I am simply exhausted with Paul Krugman calling people anti-science neanderthals for staking out fairly mainstream economic positions that he himself has held in the past. It would be one thing to say, "well, I used to believe the same thing but I changed my mind because x, y, z". That would be a statement to respect. Instead Krugman 1) pretends he never said any such thing and 2) acts like his opponent's position is so out of the mainstream that they are some sort of terrorist for even suggesting it.
I had an example just the other day.
Yesterday, New York Times columnist and CUNY economics professor Paul Krugman had some very strong words about the position in Republican Congressman Paul Ryan’s new poverty report that American welfare programs discourage work and “actually reduce opportunity, creating a poverty trap.” In fact, after contrasting the Ryan report’s view on poverty traps with some data on inequality and welfare states, Krugman resoundingly concluded that Ryan’s ideas were a total sham:
So the whole poverty trap line is a falsehood wrapped in a fallacy; the alleged facts about incentive effects are mostly wrong, and in any case the entire premise that work effort = social mobility is wrong.
Despite Krugman’s strong conclusions, however, Ryan’s views about US welfare policies and poverty traps are actually pretty mainstream – cited by people across the political spectrum as a big reason to reform state federal poverty programs. In fact, a New York Times columnist and Princeton economics professor expressed these widely-held views on the Old Grey Lady’s pages a mere two months ago:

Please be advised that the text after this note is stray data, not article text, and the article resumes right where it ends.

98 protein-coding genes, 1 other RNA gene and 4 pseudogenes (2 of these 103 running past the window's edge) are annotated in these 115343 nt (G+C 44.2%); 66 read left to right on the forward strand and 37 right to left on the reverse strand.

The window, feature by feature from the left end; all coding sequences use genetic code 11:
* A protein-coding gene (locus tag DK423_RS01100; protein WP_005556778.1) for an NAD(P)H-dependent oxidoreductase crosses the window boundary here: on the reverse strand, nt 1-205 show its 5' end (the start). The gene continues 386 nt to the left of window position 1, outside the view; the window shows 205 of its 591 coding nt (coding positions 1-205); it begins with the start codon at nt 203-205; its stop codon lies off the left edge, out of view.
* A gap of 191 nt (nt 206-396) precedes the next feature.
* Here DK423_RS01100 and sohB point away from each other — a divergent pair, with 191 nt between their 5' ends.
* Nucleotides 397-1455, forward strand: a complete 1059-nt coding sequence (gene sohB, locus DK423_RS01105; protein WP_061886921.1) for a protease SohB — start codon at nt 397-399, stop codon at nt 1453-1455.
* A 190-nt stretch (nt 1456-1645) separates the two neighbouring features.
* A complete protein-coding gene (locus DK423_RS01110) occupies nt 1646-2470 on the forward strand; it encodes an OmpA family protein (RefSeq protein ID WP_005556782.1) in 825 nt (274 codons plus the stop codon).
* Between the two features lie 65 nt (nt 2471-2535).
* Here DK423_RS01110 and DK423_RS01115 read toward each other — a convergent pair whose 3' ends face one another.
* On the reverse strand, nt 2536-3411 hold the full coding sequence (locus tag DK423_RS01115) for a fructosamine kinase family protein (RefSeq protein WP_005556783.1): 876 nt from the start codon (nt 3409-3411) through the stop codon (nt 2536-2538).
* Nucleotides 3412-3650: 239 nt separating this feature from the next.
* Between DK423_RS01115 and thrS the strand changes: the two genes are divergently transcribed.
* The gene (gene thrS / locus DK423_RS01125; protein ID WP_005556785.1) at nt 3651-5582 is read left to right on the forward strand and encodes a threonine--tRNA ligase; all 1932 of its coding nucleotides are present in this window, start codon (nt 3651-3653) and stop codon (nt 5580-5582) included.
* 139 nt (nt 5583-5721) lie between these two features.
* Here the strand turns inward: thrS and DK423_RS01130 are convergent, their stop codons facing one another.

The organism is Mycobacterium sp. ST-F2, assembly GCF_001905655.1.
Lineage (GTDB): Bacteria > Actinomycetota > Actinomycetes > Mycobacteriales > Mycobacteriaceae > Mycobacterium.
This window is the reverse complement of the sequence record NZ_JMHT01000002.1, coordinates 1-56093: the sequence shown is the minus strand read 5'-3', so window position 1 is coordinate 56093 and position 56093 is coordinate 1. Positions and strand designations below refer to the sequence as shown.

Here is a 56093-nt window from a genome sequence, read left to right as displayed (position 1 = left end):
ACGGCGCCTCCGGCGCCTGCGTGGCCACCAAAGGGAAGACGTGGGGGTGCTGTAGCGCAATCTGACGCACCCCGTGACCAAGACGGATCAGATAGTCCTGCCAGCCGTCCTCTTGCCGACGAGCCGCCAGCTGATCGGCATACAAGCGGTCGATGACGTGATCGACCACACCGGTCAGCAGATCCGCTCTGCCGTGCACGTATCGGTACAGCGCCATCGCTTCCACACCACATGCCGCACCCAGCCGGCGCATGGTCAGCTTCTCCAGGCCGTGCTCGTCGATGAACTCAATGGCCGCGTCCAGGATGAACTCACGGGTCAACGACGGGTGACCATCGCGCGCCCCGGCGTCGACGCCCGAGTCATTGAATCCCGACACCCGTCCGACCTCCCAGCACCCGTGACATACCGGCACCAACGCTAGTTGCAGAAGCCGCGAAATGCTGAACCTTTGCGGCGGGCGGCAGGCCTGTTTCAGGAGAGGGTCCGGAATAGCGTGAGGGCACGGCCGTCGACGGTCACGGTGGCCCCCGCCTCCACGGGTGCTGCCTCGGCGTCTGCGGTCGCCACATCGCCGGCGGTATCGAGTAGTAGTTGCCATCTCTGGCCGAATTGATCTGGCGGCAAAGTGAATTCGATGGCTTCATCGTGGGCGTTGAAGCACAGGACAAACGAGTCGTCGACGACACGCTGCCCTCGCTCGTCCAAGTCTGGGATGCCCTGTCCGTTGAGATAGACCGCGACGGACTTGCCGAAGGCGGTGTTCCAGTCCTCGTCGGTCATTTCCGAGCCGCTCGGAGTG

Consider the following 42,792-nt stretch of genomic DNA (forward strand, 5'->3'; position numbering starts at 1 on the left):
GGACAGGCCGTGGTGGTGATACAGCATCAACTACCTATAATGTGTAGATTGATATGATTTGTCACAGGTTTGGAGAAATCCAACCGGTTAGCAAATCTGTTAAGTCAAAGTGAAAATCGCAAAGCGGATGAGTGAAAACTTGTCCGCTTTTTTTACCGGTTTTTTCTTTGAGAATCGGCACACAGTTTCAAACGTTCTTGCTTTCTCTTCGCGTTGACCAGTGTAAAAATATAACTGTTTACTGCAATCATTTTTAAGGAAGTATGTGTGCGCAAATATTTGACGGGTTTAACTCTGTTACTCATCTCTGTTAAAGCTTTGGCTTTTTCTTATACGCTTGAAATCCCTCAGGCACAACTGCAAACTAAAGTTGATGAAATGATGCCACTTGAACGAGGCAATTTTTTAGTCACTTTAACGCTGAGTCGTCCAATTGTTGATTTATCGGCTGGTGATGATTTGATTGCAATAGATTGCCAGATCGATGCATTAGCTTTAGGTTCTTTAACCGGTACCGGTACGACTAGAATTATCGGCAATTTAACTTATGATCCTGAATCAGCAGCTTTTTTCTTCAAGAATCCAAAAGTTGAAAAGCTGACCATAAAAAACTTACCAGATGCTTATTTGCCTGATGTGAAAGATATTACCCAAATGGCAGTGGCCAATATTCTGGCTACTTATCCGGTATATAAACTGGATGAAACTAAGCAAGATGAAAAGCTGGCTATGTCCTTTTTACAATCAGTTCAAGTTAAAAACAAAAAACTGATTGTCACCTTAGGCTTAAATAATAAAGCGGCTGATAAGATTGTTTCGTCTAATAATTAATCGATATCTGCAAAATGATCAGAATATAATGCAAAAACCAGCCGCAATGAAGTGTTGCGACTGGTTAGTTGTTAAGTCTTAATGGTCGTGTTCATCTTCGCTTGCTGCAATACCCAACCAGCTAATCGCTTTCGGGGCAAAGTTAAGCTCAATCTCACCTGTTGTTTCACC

But our patchwork, uncoordinated system of antipoverty programs does have the effect of penalizing efforts by lower-income households to improve their position: the more they earn, the fewer benefits they can collect. In effect, these households face very high marginal tax rates. A large fraction, in some cases 80 cents or more, of each additional dollar they earn is clawed back by the government.”
[I]t’s actually a well-documented fact that effective marginal rates are highest, not on the superrich, but on workers toward the lower end of the scale. Why? Partly because of the payroll tax, but largely because of means-tested benefits that fade out as your income rises. Here’s a recent discussion by Eugene Steuerle…
That professor, if you haven’t already guessed, was none other than Paul Krugman.
By the way, can I say how happy the first sentance of this quote makes me, to no longer see my alma mater mentioned in the same breath as Krguman at every turn?